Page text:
workholding/middle: a threaded insert board no more larger than the working area by the reach of a clamp (but, see below) which has holes in that border area which match up with the threaded insert holes in the bottom layer to secure it (making it the same size as the working area may be simpler), a grid of holes in the working area field for threaded inserts installed for workholding, and additional holes with threaded inserts to secure — discussion of bootstrapping this at: Notes on rapid positions and wasteboard leveling
spoilboard/top: a sacrificial cutting material the size of the supported working area plus the diameter of the endmill used for surfacing along X, and endmill radius along Y, (with a matching radius at the back corner) which has holes in it to match the threaded insert board for workholding purposes (these may be drilled at need) and holes to secure it to the threaded insert middle layer. Wasteboard Plans with threads
and the middle layer will have new holes for threaded inserts drilled into it and the spoilboard from the top on an as-needed basis using a master file run on the machine — then removed, and the hole drilled through, then enlarged from the other side for the threaded insert — that way I know each insert will get used at least once.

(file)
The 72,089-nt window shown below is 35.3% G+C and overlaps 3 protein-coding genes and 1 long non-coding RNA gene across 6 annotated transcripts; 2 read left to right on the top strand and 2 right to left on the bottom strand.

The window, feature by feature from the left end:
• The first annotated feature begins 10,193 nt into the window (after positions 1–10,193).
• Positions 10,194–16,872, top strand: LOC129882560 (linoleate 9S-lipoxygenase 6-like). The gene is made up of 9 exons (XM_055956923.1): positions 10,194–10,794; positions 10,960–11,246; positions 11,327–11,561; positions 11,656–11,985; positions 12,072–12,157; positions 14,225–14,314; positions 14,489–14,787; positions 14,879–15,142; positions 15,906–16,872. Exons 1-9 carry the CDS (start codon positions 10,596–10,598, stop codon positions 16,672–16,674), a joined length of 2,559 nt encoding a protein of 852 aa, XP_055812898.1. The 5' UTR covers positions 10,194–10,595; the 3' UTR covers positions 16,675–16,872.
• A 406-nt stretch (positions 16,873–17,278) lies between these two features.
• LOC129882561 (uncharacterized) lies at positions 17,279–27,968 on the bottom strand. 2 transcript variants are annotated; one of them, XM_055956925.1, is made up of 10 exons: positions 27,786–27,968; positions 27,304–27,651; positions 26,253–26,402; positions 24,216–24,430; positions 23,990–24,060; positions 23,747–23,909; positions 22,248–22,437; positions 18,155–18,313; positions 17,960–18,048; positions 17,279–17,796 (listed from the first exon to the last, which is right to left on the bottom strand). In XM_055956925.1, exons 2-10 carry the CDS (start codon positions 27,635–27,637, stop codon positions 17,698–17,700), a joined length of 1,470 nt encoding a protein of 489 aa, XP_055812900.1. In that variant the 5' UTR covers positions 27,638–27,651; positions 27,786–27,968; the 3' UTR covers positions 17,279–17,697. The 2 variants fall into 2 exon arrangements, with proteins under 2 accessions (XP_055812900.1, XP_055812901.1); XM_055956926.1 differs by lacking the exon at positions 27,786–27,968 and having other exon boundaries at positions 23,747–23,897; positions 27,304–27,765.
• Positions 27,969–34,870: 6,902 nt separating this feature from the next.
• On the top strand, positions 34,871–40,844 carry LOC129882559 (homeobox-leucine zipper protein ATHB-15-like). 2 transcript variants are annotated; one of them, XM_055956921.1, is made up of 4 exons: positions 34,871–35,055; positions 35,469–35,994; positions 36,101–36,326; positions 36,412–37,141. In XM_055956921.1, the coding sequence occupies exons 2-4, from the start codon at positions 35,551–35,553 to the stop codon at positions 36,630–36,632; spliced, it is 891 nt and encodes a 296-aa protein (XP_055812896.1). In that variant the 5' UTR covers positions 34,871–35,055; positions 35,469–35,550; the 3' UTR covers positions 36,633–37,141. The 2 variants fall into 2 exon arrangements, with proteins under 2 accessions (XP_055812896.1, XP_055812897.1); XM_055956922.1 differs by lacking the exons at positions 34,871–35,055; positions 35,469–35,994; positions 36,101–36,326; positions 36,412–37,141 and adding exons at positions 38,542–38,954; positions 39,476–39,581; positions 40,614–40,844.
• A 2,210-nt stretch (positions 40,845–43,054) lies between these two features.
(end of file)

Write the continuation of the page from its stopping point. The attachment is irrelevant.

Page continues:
Good tip. I’ve been pretty careful with the glue as I don’t want the squeezeout issue either. The difficulty removing is probably more from the linear footage of tape I used (maybe too much?) which can make getting leverage to “pry” it off tricky.
Edit… seems less relevant now… I’ll leave it here though
I started with zero experience too, it will get easier just keep asking questions.
This is how I’d do it:
Jog your machine around to the furthest extents on all corners, mark the corners with a pencil and measure the size of the square, from memory its roughly 31’x31’ for the XXL. This is your ‘work area’
cut a piece of 3/4 or similar MDF to the measured size. Drill some holes and countersink them half the depth of the board and screw it to your bottom mdf boad/machine base. This is your ‘wasteboard’
in carbide create, draw a square the size of your wasteboard, and create a ‘pocket’ toolpath with the 1/4" flat endmill, maybe 0.010 deep.